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Advanced - Breeding Strategies

What is cubing?

An alternative F1 hybrid breeding method I’ve used borrows from the “cubing a clone” technique. This is the technique of mixing pollen from all the selected males. This method guarantees that from the very first group of seedlings, a predefined fraction will be the offspring of the best male plant (defined as the male responsible for creating the best daughters). They will be easy to identify, being the superior plants.

The disadvantage of this method is that the identity of the responsible male is lost, rendering that specific cross difficult to repeat. That’s a major disadvantage if the intention were commercial production of the hybrid strain. However because it’s more time-saving & practical, mixing the pollen is the best method for home breeders wishing only to obtain a great clone mother. One need only germinate a large enough group of seeds to ensure several female offspring of each select male & the future clone mother will be among them.

Consider Cubing:

Cubing a clone is a way to create a unique seedline (a “strain”) modeled after a currently existing female individual. The goal is to create seeds from which the females replicate the phenotype of the original female. Obviously the chosen female should be an outstanding specimen.

Procedure:

CONTINUOUSLY KEEP A MOTHER IN THE VEGETATIVE STATE TO PROVIDE CLONES

1. Pollinate a flowering clone of the original female with the pollen of a related male, preferably her father or a brother. The resulting seeds contain 1/2 the original female's genes and 1/2 those of the male. An unrelated male won’t have the Y-chromosome of the chosen female’s family & therefore any Y-linked traits of the family will always be missing in the seedline.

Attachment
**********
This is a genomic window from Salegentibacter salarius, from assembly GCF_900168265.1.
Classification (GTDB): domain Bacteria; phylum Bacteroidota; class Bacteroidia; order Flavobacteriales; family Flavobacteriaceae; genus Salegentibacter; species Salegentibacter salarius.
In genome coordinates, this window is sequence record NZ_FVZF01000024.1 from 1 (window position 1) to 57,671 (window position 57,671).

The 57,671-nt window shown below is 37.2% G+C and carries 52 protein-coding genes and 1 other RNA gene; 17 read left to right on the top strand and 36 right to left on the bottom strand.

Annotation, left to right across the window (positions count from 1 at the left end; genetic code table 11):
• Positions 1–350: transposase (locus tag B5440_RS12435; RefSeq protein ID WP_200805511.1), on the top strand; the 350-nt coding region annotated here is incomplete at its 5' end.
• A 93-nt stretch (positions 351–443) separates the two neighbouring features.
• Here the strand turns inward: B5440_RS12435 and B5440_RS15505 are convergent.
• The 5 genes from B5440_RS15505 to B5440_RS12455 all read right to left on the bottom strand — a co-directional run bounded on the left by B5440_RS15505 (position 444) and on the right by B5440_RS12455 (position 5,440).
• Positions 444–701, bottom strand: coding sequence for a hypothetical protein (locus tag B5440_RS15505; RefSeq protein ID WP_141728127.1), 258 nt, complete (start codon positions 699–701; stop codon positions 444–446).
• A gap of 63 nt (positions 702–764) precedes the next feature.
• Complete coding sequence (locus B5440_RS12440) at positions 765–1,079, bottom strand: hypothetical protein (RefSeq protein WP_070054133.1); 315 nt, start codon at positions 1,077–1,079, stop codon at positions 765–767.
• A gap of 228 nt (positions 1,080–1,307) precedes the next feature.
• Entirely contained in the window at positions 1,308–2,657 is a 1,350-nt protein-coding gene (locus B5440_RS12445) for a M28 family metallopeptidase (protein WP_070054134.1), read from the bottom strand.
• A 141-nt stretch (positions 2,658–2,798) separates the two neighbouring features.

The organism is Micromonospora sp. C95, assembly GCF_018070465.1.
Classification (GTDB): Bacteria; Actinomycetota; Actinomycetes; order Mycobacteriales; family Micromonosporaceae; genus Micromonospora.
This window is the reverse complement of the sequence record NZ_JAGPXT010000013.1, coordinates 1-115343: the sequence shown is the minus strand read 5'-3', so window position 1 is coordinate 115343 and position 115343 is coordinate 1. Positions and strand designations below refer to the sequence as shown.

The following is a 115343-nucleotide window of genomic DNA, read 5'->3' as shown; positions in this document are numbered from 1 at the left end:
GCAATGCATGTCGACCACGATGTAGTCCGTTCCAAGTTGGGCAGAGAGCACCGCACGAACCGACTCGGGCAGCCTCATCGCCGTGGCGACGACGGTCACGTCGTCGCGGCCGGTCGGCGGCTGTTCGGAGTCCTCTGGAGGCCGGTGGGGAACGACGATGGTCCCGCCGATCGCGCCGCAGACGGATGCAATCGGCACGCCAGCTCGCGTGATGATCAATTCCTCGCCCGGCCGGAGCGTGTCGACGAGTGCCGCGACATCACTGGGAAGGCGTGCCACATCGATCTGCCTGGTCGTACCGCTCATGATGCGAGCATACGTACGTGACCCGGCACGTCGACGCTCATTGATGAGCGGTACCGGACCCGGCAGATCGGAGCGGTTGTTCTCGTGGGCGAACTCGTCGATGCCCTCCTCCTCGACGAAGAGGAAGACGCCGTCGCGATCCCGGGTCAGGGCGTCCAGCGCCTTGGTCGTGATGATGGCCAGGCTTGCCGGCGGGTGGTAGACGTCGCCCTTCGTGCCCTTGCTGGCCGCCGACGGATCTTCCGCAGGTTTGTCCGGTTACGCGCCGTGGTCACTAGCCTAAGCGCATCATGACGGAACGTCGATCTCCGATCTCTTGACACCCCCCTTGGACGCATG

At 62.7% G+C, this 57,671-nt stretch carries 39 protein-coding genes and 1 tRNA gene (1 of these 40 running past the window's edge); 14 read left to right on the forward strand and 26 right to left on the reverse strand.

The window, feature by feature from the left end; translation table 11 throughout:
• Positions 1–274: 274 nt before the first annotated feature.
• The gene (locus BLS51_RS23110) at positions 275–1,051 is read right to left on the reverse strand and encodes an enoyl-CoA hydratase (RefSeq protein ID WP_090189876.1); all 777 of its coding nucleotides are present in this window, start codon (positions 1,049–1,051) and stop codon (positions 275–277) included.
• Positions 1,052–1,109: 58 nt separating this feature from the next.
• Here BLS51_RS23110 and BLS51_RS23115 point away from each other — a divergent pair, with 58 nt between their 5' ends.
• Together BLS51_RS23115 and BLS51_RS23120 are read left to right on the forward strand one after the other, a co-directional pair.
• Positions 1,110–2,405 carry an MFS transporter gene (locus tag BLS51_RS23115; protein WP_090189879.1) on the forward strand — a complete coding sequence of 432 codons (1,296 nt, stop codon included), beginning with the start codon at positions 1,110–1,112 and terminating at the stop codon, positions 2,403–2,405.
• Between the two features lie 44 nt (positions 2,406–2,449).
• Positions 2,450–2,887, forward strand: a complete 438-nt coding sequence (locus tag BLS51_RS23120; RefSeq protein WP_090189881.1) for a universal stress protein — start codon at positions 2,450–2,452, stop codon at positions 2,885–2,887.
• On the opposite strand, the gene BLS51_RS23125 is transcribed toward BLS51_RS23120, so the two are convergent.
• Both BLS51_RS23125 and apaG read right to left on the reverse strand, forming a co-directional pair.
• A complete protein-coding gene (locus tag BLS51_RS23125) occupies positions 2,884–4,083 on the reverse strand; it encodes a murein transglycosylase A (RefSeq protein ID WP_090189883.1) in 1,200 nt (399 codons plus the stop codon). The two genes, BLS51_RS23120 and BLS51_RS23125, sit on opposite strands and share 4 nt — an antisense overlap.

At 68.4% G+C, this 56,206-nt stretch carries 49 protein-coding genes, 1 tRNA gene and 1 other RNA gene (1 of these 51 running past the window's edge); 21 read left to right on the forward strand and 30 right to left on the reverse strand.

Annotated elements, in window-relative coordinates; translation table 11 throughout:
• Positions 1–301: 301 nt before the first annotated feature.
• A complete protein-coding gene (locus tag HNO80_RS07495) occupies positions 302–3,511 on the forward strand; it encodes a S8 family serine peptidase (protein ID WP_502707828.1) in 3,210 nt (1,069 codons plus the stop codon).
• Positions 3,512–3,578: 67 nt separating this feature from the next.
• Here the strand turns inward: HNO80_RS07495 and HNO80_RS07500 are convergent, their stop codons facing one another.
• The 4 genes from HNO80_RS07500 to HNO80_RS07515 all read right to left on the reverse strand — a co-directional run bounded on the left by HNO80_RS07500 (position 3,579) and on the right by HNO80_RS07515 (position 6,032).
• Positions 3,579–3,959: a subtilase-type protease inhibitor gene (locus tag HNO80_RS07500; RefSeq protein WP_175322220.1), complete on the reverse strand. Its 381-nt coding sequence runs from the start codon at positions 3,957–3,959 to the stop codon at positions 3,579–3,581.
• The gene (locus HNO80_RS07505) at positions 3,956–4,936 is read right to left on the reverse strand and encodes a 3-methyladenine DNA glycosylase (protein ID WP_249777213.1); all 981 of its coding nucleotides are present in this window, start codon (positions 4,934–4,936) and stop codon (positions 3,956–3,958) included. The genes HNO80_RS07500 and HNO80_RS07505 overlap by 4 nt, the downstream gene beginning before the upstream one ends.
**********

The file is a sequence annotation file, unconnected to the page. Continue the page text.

2. Grow the above seeds & flower them. Collect an equal quantity of pollen from each selected male and mix it together.

3. Pollinate a flowering clone of the original female with the above pollen. These seeds contain 1/2 the original female’s genes plus 1/4 more because the male used was 1/2 her genetics too. I call this generation “.75” to capture the idea that it’s 3/4 of the original female’s genetics.

4. Grow the above seeds & flower them. Collect an equal quantity of pollen from each selected male and mix it together.

5. Pollinate a flowering clone of the original female with the above pollen. These seeds contain 7/8 the original genes (1/2+3/8), the ".88" generation.

6. Grow the above seeds & flower them. Collect an equal quantity of pollen from each selected male and mix it together.

7. Pollinate a flowering clone of the original female with the above pollen. These seeds contain 15/16 the original genes (1/2+7/16), the ".94" generation. Theoretically this will be a stable, true-breeding seedline from which all females are replicas of the original.

Note that in cubing we have no further use for the males of previous generations after taking their pollen. Therefore mixing the pollen & losing the identity of “best male” is no problem here. The goal of the cubed strain is to reproduce the female phenotype, independent upon P1 generations for reproduction after a certain number of steps in the cubing process.

I recommend carefully evaluating the females produced in each generation of the cubing process to monitor their progress. If the results don’t progressively shift toward your goals, then you may have to change your male selection parameters.